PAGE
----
Jewish Memorial at Dachau
The Jewish Memorial, designed by Frankfurt architect Hermann Zwi Guttmann, is located approximately 40 yards east of the Catholic Memorial in the area of the former Dachau concentration camp.
The building is made out of basalt lava and the floor of the prayer room is six feet underground. The 18-foot walkway leading down to the underground room is outlined by an iron fence which is reminiscent of the barbed wire fence around the concentration camp. Like the Catholic chapel next to it, the Jewish Memorial is open to the elements and has a hole at the apex of the roof from which a marble shaft protrudes. The shaft is topped by a Menorah with seven arms, representing the holy relic of Jerusalem's ancient temple.
Dr. Johannes Neuhäusler, a former inmate of Dachau who was instrumental in getting the Catholic Memorial and the Catholic Convent built at Dachau, suggested that a Jewish Memorial be built. Construction began in September 1964 and the completed memorial was dedicated on May 7, 1967. The photo below shows the close proximity of the Jewish Memorial to the Catholic Convent.
The location of the Jewish Memorial is close to where the original disinfection hut once stood. The disinfection hut, first used as a facility to kill lice in the camp clothing, had been converted into a restaurant during the time that the camp was the home of German refugees; it was torn down in November 1963 to make way for the construction of the Jewish Memorial.
In 1964, the 34 barracks buildings were also torn down, along with a building which formerly housed the camp brothel, located very close to the spot where the Jewish Memorial now stands. The photograph above shows the Jewish Memorial in the northeast corner of the former camp. On the left, you can see a the Carmelite Convent which is located just outside the camp.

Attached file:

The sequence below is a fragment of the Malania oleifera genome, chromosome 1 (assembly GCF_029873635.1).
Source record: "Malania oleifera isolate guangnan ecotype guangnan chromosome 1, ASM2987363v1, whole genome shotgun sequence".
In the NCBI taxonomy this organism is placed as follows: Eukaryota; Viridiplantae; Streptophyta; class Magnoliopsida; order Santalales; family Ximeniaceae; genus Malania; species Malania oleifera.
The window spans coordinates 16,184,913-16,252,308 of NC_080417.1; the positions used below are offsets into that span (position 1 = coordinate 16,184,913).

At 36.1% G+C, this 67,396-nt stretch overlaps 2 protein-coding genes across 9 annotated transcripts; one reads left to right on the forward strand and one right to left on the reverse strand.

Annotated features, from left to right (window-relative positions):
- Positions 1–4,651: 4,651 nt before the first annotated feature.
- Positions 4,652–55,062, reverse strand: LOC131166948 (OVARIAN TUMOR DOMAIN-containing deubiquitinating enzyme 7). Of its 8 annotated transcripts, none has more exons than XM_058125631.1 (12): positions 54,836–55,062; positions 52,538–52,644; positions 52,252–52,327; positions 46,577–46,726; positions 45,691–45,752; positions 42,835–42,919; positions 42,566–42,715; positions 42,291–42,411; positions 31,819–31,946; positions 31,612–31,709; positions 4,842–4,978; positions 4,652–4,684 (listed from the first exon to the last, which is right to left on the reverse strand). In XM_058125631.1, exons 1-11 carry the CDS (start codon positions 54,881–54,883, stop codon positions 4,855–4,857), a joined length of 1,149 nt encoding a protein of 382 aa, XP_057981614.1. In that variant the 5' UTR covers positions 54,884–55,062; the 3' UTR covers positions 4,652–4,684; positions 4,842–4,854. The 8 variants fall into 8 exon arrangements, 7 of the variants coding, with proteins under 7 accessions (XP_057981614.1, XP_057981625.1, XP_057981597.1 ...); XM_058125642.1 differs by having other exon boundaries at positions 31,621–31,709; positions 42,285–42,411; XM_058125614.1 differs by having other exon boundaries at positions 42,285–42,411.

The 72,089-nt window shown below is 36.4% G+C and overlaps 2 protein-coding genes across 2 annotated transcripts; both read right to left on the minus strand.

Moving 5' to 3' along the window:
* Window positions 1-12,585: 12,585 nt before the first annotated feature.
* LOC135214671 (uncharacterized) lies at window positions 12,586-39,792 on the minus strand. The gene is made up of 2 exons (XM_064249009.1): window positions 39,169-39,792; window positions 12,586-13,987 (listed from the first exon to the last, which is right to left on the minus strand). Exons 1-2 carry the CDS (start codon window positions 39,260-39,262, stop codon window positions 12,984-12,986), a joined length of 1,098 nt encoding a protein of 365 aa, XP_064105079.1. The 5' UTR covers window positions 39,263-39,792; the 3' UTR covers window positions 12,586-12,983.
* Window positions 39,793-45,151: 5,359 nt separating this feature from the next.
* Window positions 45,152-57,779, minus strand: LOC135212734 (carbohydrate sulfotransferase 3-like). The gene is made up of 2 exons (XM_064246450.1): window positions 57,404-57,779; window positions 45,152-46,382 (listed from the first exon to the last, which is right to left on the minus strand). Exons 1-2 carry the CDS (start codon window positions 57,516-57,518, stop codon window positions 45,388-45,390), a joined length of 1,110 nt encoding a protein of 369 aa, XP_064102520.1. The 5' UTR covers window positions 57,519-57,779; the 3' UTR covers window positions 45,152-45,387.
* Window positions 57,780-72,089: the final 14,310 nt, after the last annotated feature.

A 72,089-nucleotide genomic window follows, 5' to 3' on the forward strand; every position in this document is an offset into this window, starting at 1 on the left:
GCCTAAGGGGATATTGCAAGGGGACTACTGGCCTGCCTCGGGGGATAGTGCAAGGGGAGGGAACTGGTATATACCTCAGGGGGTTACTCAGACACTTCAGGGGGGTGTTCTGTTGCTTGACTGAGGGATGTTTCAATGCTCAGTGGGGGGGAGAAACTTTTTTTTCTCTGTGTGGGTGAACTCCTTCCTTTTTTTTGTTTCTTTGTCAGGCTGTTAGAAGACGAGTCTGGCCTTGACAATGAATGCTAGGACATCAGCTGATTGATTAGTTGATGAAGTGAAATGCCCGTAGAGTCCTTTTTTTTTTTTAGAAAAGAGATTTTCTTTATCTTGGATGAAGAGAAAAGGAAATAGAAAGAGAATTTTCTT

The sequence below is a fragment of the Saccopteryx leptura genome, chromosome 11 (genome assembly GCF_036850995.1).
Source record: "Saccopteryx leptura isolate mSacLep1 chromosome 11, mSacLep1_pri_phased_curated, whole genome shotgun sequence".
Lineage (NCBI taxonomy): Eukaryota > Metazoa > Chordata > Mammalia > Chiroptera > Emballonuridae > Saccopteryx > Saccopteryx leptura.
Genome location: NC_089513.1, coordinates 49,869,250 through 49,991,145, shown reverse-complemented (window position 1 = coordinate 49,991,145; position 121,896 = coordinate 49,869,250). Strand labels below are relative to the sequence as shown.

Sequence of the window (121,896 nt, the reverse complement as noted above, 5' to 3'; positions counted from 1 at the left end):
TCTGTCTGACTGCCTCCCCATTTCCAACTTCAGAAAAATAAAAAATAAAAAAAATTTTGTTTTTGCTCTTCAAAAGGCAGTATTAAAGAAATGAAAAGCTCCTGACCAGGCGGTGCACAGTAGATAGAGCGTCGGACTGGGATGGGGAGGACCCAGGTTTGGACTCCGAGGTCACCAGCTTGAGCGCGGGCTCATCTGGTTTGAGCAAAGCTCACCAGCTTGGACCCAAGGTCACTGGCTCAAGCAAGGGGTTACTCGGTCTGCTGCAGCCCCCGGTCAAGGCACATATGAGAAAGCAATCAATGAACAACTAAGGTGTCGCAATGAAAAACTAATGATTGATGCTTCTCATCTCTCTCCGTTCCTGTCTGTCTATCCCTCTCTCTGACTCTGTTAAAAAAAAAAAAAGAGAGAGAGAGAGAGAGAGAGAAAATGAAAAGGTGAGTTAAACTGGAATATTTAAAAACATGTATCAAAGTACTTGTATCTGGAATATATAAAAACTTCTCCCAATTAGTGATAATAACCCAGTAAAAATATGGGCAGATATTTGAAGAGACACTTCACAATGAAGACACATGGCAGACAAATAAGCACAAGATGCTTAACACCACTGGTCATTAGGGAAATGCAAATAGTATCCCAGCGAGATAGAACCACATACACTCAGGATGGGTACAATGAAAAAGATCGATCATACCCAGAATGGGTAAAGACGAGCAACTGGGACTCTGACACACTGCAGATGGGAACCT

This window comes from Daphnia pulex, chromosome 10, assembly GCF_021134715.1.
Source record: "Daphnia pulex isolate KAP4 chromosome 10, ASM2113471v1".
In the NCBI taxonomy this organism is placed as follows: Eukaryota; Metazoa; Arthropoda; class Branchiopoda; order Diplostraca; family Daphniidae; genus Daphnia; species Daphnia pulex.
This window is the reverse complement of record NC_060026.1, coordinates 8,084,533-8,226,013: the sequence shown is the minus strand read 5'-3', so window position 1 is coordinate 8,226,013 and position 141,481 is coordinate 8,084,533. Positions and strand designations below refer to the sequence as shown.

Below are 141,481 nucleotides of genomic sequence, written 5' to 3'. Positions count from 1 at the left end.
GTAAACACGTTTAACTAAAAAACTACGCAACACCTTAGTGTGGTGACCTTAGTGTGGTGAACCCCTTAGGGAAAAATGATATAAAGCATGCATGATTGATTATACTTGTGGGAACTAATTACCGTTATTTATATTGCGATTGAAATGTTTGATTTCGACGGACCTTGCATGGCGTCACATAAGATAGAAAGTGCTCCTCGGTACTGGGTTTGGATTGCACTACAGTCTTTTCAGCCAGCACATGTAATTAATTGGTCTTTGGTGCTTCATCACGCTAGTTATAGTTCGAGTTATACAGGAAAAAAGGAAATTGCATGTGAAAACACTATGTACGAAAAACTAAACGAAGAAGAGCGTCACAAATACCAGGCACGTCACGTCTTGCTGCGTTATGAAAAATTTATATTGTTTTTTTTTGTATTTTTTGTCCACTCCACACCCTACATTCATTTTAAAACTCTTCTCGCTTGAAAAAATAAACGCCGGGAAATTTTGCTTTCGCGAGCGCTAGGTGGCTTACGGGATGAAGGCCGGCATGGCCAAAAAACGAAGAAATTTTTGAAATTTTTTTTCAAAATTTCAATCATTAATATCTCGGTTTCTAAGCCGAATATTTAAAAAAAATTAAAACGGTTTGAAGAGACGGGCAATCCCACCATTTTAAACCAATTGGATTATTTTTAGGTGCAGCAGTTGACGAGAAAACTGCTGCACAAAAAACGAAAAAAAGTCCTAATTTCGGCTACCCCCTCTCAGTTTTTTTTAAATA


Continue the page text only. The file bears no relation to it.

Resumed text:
The photograph below shows the rear view of the Jewish Memorial. The line of poplar trees to the left marks the main camp road which leads from the International Monument to the Catholic Church of the Mortal Agony of Christ. On the right in this photograph, you can see a bit of the Catholic chapel which is covered with river rock and surrounded by a ring of dwarf oak trees. The gravel around the Jewish Memorial is very coarse and you will need sturdy walking shoes to traverse this area.
The area directly behind where the Jewish Memorial stands today was formerly the site of the rabbit hutches when the concentration camp was in operation. The rabbits were raised to provide fur for the clothes worn by German pilots. When Heinrich Himmler came to visit the camp, he brought along his small daughter, Gudrun, and took her to visit the rabbits.
In front of the Jewish Memorial is the east side of the former camp with rectangular beds of gravel to denote where the buildings formerly stood. In the photograph below, you can see two of the seven guard towers and the east wing of the service building in the background. In the foreground is the tiled ramp that leads down into the interior of the memorial.
When I first saw the Jewish Memorial, I thought it was supposed to represent the ovens where the bodies of the Jews were burned, or perhaps the underground gas chambers at Auschwitz. The photo above is reminiscent of the Dachau ovens. According to the architect, however, the underground room represents the hiding places of the Jews who tried to escape persecution by the Nazis. There were 10,000 German Jews in Berlin who managed to hide from the Nazis throughout the war. Like the Protestant Memorial which is also partially underground, the Jewish Memorial represents hope and salvation, after descending to the depths of despair.
At the bottom of the ramp, there is an iron gate across the entrance, shown in the photograph below. It reminds me of the "Arbeit Macht Frei" gate into the former concentration camp, except that the bars of the gate are chaotic and instead of the cynical Nazi slogan, there is a star of David on each side of the gate. Over the gate (not shown) is an inscription in Hebrew which reads "Give them a sign of warning, eternal one! The peoples should learn that they are mortals."
The door handles were fashioned to resemble olive branches, which are the sign of God's reconciliation with Noah after the flood. Notice that the handles are the same on both sides of the door, as the photograph below shows. The door was closed and locked on the day that I took this picture, although the Memorial is usually open to the public. I had to return the next day to get interior shots of the Memorial.